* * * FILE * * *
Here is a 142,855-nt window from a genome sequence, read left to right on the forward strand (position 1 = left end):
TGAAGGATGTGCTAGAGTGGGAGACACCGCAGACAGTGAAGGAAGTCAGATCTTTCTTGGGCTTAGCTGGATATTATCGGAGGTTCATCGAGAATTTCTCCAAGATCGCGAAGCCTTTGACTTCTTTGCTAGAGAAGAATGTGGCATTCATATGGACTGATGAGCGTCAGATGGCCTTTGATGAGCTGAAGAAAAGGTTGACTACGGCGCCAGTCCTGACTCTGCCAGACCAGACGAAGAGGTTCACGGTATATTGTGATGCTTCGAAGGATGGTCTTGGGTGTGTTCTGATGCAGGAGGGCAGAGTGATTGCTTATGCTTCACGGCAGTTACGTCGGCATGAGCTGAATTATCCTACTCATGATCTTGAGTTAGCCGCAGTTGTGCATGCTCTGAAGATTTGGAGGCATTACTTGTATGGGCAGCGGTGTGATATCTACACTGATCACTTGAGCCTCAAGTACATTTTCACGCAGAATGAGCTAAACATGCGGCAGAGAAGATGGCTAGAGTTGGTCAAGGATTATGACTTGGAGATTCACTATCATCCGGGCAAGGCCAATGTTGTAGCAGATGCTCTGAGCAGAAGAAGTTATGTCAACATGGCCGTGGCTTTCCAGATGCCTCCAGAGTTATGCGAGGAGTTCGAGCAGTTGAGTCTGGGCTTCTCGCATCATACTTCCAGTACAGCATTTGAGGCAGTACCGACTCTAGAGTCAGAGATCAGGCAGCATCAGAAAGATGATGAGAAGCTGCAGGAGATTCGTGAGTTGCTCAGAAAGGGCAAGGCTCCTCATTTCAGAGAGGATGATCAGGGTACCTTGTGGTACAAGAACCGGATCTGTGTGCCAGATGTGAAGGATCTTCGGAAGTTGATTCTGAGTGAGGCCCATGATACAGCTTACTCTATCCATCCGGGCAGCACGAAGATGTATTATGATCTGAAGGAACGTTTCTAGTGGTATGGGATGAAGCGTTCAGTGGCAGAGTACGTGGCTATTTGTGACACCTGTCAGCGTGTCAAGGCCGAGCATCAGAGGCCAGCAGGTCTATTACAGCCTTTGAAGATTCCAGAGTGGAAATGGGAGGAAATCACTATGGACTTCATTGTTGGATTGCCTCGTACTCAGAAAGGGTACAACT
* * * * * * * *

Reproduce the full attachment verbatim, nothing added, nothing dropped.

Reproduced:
Here is a 142,855-nt window from a genome sequence, read left to right on the forward strand (position 1 = left end):
TGAAGGATGTGCTAGAGTGGGAGACACCGCAGACAGTGAAGGAAGTCAGATCTTTCTTGGGCTTAGCTGGATATTATCGGAGGTTCATCGAGAATTTCTCCAAGATCGCGAAGCCTTTGACTTCTTTGCTAGAGAAGAATGTGGCATTCATATGGACTGATGAGCGTCAGATGGCCTTTGATGAGCTGAAGAAAAGGTTGACTACGGCGCCAGTCCTGACTCTGCCAGACCAGACGAAGAGGTTCACGGTATATTGTGATGCTTCGAAGGATGGTCTTGGGTGTGTTCTGATGCAGGAGGGCAGAGTGATTGCTTATGCTTCACGGCAGTTACGTCGGCATGAGCTGAATTATCCTACTCATGATCTTGAGTTAGCCGCAGTTGTGCATGCTCTGAAGATTTGGAGGCATTACTTGTATGGGCAGCGGTGTGATATCTACACTGATCACTTGAGCCTCAAGTACATTTTCACGCAGAATGAGCTAAACATGCGGCAGAGAAGATGGCTAGAGTTGGTCAAGGATTATGACTTGGAGATTCACTATCATCCGGGCAAGGCCAATGTTGTAGCAGATGCTCTGAGCAGAAGAAGTTATGTCAACATGGCCGTGGCTTTCCAGATGCCTCCAGAGTTATGCGAGGAGTTCGAGCAGTTGAGTCTGGGCTTCTCGCATCATACTTCCAGTACAGCATTTGAGGCAGTACCGACTCTAGAGTCAGAGATCAGGCAGCATCAGAAAGATGATGAGAAGCTGCAGGAGATTCGTGAGTTGCTCAGAAAGGGCAAGGCTCCTCATTTCAGAGAGGATGATCAGGGTACCTTGTGGTACAAGAACCGGATCTGTGTGCCAGATGTGAAGGATCTTCGGAAGTTGATTCTGAGTGAGGCCCATGATACAGCTTACTCTATCCATCCGGGCAGCACGAAGATGTATTATGATCTGAAGGAACGTTTCTAGTGGTATGGGATGAAGCGTTCAGTGGCAGAGTACGTGGCTATTTGTGACACCTGTCAGCGTGTCAAGGCCGAGCATCAGAGGCCAGCAGGTCTATTACAGCCTTTGAAGATTCCAGAGTGGAAATGGGAGGAAATCACTATGGACTTCATTGTTGGATTGCCTCGTACTCAGAAAGGGTACAACT